The Best Steel-Types in Pokémon HG & SSThis post may contain affiliate links. If you buy something we may get a small commission at no extra cost to you. (Learn more).
Before the Fairy type came into existence, Steel Pokémon were the uncontested kings of defense.
And the best ones are often massively bulky, and have surprising versatility to keep them alive for many turns.
So if you’re booting up some HG/SS and want some suggestions, here’s the Steel-types that I think stand out the most across Johto and Kanto.
Skarmory looks like a lackluster Pokémon on the surface. But dig a little deeper and you’ll find the best entry hazard user in the game.
Skarmory’s low base stats mean we’ll have to teach it a full support moveset, without any offensive moves whatsoever.
First up is Substitute, which’ll consume some of Skarmory’s health to put up a blockade to protect it while we perform the setup shenanigans that Skarmory is here for. Substitute’s TM is in the Goldenrod City Game Corner.
Next is Toxic, the best Poison-inflicting move in all of Pokémon. Pick up this TM from the Battle Frontier Market after your first trip to the Pokémon League, and use it liberally.
Entry hazards are Skarmory’s forte, so we’ll also equip it with Stealth Rock and Spikes.
Stealth Rock is the best entry hazard move in the game, laying down rocks which will damage enemy Pokémon which enter the battlefield. By default it deals 1/8th of the Pokémon’s max HP, but this will go up and down depending on the Pokémon’s weakness or resistance to Rock-type moves.
For example, Pokémon with a x4 weakness to Rock will take a full 1/2 of their max HP just for entering the battlefield.
The Stealth Rock TM can be found in Mt. Silver, or in the Celadon City Department Store.
And the other (slightly weaker) entry hazard move is Spikes, which ignores resistances and weaknesses to deal ⅛ damage regardless of type matchups. That is, until you use it multiple times.
Spikes will stack up to three times, getting twice as powerful each time.
One stack of Spikes will deal ⅛ of Max HP, while 2 stacks will deal ¼ and 3 stacks will deal a ridiculous ½.
The catch is that you’ll have to keep Skarmory alive long enough to make this work.
But with Substitute, you stand a good chance of getting at least 2 stacks of Spikes in before it goes down.
How to catch: Skarmory can be found on Route 45 in SoulSilver exclusively.
Steelix is a more typical Steel-type: an ultra-bulky slow behemoth that wants to dish out huge Physical attacks, and use Earthquake on any opponent that doesn’t fly or levitate.
And to plan out its moveset let’s start with Earthquake: a move that gains STAB through Steelix’s Steel/Ground dual-typing.
Earthquake is a staple for a reason. So pick it up as soon as you can from Victory Road or the Battle Frontier Market.
For Steel-type STAB we can equip Steelix with Gyro Ball: a move that varies in power depending on the user’s speed. Steelix has a rock-bottom speed stat of 30, which should make Gyro Ball deal massive damage.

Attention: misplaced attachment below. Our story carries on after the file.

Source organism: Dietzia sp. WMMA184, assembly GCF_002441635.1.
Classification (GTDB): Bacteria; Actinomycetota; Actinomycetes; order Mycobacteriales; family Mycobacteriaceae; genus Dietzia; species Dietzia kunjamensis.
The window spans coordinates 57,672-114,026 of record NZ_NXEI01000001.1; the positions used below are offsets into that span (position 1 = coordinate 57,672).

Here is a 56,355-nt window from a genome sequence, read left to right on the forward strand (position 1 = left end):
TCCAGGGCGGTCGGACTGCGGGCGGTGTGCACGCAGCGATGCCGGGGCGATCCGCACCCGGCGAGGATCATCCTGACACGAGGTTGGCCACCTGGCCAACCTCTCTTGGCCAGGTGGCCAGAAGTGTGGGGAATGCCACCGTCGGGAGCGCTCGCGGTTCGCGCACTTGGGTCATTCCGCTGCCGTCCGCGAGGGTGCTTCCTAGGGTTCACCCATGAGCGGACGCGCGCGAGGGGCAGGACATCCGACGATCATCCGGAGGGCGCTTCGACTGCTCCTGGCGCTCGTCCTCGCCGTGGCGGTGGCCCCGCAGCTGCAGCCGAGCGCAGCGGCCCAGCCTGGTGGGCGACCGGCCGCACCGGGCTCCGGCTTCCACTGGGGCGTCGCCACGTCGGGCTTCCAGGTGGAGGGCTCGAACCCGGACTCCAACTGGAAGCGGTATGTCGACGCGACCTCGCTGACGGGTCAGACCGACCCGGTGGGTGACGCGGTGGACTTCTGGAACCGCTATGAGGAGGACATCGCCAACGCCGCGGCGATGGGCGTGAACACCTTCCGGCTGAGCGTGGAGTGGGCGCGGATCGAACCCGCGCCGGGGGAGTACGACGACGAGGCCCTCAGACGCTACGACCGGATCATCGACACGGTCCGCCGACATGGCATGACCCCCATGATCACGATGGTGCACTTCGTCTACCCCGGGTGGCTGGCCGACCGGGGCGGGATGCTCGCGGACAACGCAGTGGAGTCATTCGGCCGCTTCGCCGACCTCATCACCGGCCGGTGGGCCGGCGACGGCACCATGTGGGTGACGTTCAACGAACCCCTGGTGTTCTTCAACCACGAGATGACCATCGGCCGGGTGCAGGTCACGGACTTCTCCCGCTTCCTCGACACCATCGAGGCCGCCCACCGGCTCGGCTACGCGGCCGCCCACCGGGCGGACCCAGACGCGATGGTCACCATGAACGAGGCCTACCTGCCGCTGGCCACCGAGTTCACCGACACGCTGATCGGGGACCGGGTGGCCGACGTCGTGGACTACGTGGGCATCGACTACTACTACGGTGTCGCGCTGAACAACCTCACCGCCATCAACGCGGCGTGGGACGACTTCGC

Next is some coverage for Steelix’s Fire-type weakness. There are two options here, depending on how much you value accuracy, damage, and bonus effects.
Stone Edge is learned by leveling up to level 57, and it deals more damage than Rock Slide, plus has a high critical-hit ratio – but it has an 80% hit rate.
Meanwhile Rock Slide deals a bit less damage, but it has a 90% hit rate. And it has a decent chance to make the opponent flinch. You’ll have to pick up its TM from the Pewter City Gym.
Rock Slide is my choice between the two, but either move will cover Steelix’s weakness to Fire just as effectively.
And for our 4th move, we have to deal with Steelix’s Water-type weakness. So we’ll teach Steelix Thunder Fang by visiting the move reminder in Blackthorn City.
How to catch: You can catch Steelix in a couple of ways. The easiest method is waiting until Mt. Silver to catch one in the wild.
But if you have a second Gen 4 game and an extra DS, you can instead trade a Bellsprout for an Onix in a house in Violet City (or catch one in the nearby Union Cave). Then equip Onix with a Metal Coat, which you’ll find on the SS Aqua. Trade Onix while holding the Metal Coat to finally evolve it into Steelix, then trade it back to your HG/SS cartridge.
Scizor topping this list probably won’t be a surprise.
There’s a good reason for its reputation, with its high physical attack and speed taking center stage.
We can buff this attack further with one of the best status moves: Swords Dance.
Use the attack buff you’ll get from it to fire off a few OTKOs with X-Scissor, Scizor’s main Bug STAB damage. Scizor’s Bug/Steel typing comes in handy too, leaving it with only one weakness, a x4 weakness to Fire.
Unfortunately, there’s no coverage for a Fire weakness in Scizor’s move pool. So we’ll have to settle with a way to escape from these matchups.
U-Turn is the perfect way to get Scizor out of a bad situation while also dealing some last-resort damage on the way out.
For Steel-type STAB, Scizor can also learn Iron Head at level 53.
But if you don’t want to wait that long, you can pick up the Steel Wing TM on Route 28.
Scizor is a powerhouse sweeper that can put its unique typing to work to fill almost any niche. It’ll make easy work of Karen’s Dark-type Elite Four team, as well as Will’s Psychic team.
How to catch: You can catch Scyther during the Johto Bug Catching Contest on Tuesdays, Thursdays, and Saturdays. Equip Scyther with a Metal Coat (found on the SS Aqua) and then trade Scyther to another game. Trade back the now-evolved Scizor and he’s all yours.